When a sports agent has a moral epiphany and is fired for expressing it, he decides to put his new philosophy to the test as an independent agent with the only athlete who stays with him and his former secretary.
Cuba Gooding Jr.,
As students at the United States Navy's elite fighter weapons school compete to be best in the class, one daring young pilot learns a few things from a civilian instructor that are not taught in the classroom.
The biography of Ron Kovic. Paralyzed in the Vietnam war, he becomes an anti-war and pro-human rights political activist after feeling betrayed by the country he fought for.Written by
Murray Chapman <email@example.com>
Oliver Stone had real animal feces brought on set for the enema scenes in the VA hospital. See more »
In the movie, Ron is visiting a leader of the 1970 Syracuse University strike. As students listen to speakers (among them the late Abbie Hoffman) an army of Syracuse policemen, identifiable by their shoulder patches, mass on campus. Wearing full riot gear, they rap their shields with their nightsticks, and, unprovoked, attack the student assembly. One even cracks wheelchair-bound Ron over the head.
New York State Sen. Nancy Larraine Hoffmann, a Democrat, was a Syracuse student in 1970 who participated in that strike. "It was totally unlike the characterization in the movie," she says, describing the peaceful week-long strike. "There was no police presence even within sight. At no time was there any show of force, or any attempt to disperse students listening to speakers. It troubles me to see police officers maligned for Hollywood sensationalism." See more »
We went to Vietnam to stop communism!... We shell women and children!
You didn't shoot women and children! What are you saying?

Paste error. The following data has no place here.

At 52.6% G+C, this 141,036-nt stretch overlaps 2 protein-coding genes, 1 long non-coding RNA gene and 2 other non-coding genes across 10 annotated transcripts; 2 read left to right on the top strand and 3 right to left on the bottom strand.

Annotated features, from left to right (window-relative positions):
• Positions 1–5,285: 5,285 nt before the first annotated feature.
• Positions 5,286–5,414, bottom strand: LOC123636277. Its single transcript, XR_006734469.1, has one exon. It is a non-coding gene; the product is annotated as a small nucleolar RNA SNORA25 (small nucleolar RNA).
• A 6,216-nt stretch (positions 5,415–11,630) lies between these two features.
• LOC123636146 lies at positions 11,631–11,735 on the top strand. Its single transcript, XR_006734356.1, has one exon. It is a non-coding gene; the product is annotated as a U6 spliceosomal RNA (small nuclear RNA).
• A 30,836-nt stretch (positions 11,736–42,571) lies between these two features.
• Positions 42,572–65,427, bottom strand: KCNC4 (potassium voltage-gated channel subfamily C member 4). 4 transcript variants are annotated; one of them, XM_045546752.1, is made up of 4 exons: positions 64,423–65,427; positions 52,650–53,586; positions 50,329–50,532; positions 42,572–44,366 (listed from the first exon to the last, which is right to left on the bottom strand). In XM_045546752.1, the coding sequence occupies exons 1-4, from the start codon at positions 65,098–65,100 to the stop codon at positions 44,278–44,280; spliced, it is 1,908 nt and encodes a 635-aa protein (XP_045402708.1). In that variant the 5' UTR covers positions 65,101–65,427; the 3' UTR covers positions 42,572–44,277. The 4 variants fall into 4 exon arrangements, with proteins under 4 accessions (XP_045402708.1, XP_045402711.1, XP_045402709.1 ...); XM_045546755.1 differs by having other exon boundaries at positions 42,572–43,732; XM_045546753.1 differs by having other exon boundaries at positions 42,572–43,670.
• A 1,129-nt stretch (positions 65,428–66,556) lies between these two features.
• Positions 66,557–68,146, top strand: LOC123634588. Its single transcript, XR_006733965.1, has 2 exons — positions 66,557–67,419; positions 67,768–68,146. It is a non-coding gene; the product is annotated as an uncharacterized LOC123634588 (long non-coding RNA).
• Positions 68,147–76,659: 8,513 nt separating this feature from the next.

That was the war, communism, the incidious evil! They told us to go.
Yes, yes that's what they told us.
Thou shalt not kill, Mom. Thou shalt not kill women and children! Thou shalt not kill! Remember? Isn't that what you taught us? Isn't that what they taught us?
Stop it! Stop it!
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Written by Don McLean
Performed by Don McLean
Under license from CEMA Special Markets
Courtesy of Capitol Records, Inc.
Published by Music Corp. of America, Inc. & Benny Bird Music See more »
"Born on the Fourth of July" had a certain impact of me. I first watched it at the cinema when I was 13. I didn't understand much about politics or war at the time. But it certainly struck some chord within myself. And then I watched that film a couple of times more in my "adult" life and, to me, it's one of Oliver Stone's very best. As well as Tom Cruise's induction into serious Hollywood stardom, forget "Cocktail" and "Top Gun". The way patriotism is depicted, it's veil of ignorance, god-family-and-the-flag...the way Vietnam 'vets' were betrayed, used...cannon-fodder for US politicians is fantastic. The beauty is that "Born on the Fourth of July" is not agonisingly political or in any way patronising.
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